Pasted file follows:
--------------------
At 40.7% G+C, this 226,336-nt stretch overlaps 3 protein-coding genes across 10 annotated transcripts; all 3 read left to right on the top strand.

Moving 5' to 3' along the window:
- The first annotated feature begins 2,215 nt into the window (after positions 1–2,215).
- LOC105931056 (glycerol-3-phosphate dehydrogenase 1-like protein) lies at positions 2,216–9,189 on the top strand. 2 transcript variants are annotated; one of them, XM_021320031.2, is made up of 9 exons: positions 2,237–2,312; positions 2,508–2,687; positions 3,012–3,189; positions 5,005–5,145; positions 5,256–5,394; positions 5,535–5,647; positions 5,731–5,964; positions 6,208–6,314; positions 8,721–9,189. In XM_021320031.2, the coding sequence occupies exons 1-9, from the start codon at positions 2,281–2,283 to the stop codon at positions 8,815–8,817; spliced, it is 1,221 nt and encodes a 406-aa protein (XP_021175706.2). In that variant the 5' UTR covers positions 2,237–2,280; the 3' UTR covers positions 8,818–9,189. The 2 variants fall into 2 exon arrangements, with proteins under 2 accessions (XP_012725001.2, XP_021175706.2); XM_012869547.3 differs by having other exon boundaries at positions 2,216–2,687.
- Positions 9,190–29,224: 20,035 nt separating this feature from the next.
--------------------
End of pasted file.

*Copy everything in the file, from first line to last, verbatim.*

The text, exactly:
At 40.7% G+C, this 226,336-nt stretch overlaps 3 protein-coding genes across 10 annotated transcripts; all 3 read left to right on the top strand.

Moving 5' to 3' along the window:
- The first annotated feature begins 2,215 nt into the window (after positions 1–2,215).
- LOC105931056 (glycerol-3-phosphate dehydrogenase 1-like protein) lies at positions 2,216–9,189 on the top strand. 2 transcript variants are annotated; one of them, XM_021320031.2, is made up of 9 exons: positions 2,237–2,312; positions 2,508–2,687; positions 3,012–3,189; positions 5,005–5,145; positions 5,256–5,394; positions 5,535–5,647; positions 5,731–5,964; positions 6,208–6,314; positions 8,721–9,189. In XM_021320031.2, the coding sequence occupies exons 1-9, from the start codon at positions 2,281–2,283 to the stop codon at positions 8,815–8,817; spliced, it is 1,221 nt and encodes a 406-aa protein (XP_021175706.2). In that variant the 5' UTR covers positions 2,237–2,280; the 3' UTR covers positions 8,818–9,189. The 2 variants fall into 2 exon arrangements, with proteins under 2 accessions (XP_012725001.2, XP_021175706.2); XM_012869547.3 differs by having other exon boundaries at positions 2,216–2,687.
- Positions 9,190–29,224: 20,035 nt separating this feature from the next.